The Port of Singapore has held the crown of world’s busiest transshipment port by TEUs since 2020. Singapore’s ambitions go beyond just wearing that coveted crown, however. It wants its shipping industry, a core sector for the city-state’s economy, to be a highly-digitised, global maritime technology startup hub.
And to that effect, it has sunk in effort and money in the last few years. All to address key challenges such as decarbonisation, digitisation, supply-chain resistance that have dogged the industry.
Singapore’s efforts at incubating startups in a rusty old sector has borne some fruit. There are startups such as decarbonisation solutions company Everimpact and crew management platform Greywing up and running in the segment.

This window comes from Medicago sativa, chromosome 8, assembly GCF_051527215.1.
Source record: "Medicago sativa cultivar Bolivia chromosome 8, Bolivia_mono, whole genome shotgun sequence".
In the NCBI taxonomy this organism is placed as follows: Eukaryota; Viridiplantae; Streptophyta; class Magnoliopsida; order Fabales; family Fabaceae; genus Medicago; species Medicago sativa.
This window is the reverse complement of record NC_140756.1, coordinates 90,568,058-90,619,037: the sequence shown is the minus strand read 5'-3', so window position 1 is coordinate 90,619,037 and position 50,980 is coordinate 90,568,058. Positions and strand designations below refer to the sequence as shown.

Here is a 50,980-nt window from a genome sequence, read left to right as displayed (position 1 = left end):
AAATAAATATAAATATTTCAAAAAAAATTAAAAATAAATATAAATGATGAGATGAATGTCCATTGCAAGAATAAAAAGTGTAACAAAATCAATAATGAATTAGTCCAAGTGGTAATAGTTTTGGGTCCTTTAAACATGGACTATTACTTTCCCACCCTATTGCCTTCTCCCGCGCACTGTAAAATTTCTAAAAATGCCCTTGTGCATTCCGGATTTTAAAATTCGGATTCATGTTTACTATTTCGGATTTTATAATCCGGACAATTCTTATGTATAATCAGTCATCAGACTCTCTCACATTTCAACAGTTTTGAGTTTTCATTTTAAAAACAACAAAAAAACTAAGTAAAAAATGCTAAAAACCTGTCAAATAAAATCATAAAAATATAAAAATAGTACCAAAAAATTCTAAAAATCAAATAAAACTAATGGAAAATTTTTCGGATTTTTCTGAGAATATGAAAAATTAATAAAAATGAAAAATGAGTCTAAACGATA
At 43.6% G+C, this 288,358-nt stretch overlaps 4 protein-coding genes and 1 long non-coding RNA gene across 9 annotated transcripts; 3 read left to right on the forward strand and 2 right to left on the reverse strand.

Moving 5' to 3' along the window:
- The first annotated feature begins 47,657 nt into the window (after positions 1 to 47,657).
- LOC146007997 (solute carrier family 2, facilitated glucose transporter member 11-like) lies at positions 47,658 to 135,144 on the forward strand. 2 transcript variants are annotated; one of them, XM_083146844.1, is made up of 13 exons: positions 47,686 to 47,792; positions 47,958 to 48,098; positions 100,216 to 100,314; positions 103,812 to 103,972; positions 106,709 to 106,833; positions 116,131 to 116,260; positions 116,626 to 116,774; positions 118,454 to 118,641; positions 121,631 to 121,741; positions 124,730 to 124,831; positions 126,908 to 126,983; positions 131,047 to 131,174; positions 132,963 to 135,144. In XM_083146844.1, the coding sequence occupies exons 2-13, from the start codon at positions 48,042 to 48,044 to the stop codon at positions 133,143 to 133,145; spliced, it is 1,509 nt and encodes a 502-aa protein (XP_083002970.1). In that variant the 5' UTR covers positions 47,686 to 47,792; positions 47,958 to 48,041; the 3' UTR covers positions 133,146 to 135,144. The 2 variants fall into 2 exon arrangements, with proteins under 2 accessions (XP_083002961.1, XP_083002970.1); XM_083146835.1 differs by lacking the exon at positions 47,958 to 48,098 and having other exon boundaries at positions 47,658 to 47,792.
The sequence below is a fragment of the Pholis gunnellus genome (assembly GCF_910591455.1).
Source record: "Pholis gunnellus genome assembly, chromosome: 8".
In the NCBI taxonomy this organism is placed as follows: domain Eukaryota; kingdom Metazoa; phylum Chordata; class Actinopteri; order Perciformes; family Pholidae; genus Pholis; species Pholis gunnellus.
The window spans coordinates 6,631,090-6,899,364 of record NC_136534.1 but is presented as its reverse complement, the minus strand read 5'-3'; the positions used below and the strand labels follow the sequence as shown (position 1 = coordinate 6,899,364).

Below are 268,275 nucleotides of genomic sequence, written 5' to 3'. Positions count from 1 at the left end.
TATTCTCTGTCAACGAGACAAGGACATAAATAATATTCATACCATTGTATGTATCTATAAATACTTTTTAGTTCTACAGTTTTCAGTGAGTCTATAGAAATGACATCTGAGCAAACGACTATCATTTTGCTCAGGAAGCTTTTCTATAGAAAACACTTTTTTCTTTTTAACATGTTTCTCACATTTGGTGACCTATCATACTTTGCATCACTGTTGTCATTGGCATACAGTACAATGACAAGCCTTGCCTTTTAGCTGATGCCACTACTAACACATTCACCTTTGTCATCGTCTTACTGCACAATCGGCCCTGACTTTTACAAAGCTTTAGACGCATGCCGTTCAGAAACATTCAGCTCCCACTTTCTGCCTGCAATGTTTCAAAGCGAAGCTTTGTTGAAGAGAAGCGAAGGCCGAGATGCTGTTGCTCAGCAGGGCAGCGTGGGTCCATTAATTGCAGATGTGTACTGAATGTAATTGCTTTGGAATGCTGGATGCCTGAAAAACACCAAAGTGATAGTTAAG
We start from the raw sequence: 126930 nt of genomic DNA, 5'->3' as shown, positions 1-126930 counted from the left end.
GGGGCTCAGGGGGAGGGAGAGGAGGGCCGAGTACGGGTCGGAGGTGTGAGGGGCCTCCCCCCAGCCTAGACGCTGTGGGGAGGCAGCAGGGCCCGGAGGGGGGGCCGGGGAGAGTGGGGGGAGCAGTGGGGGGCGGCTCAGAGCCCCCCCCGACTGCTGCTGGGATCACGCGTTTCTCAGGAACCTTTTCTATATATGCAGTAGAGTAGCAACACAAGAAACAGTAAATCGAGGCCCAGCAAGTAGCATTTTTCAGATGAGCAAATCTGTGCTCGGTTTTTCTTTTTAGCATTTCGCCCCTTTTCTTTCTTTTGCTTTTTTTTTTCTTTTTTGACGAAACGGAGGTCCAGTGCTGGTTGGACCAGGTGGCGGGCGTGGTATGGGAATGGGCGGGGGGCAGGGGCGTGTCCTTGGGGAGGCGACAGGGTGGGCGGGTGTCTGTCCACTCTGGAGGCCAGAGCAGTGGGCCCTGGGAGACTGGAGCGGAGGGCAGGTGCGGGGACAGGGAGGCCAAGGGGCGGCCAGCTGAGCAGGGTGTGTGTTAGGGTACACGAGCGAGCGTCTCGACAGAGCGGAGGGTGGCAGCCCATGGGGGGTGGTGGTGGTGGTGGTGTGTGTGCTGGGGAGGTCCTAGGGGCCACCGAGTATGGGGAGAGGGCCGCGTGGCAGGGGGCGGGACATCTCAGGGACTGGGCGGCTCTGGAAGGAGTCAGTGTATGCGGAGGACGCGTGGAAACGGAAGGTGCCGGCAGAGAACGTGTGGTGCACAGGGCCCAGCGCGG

But change has been slow to come. According to startups The Ken spoke to, convincing large maritime corporations to adopt these digital solutions has been an uphill task. And the gap between domain expertise and technology hasn’t helped.
For now, there are a bunch of godfathers helping these startups get their ships sailing. PIER71, for instance, connects demand drivers and startups. Marine venture builder ShipsFocus and Singapore-based Quest Ventures also collaborated to launch a S$10 million (US$7.5 million) maritime fund last year.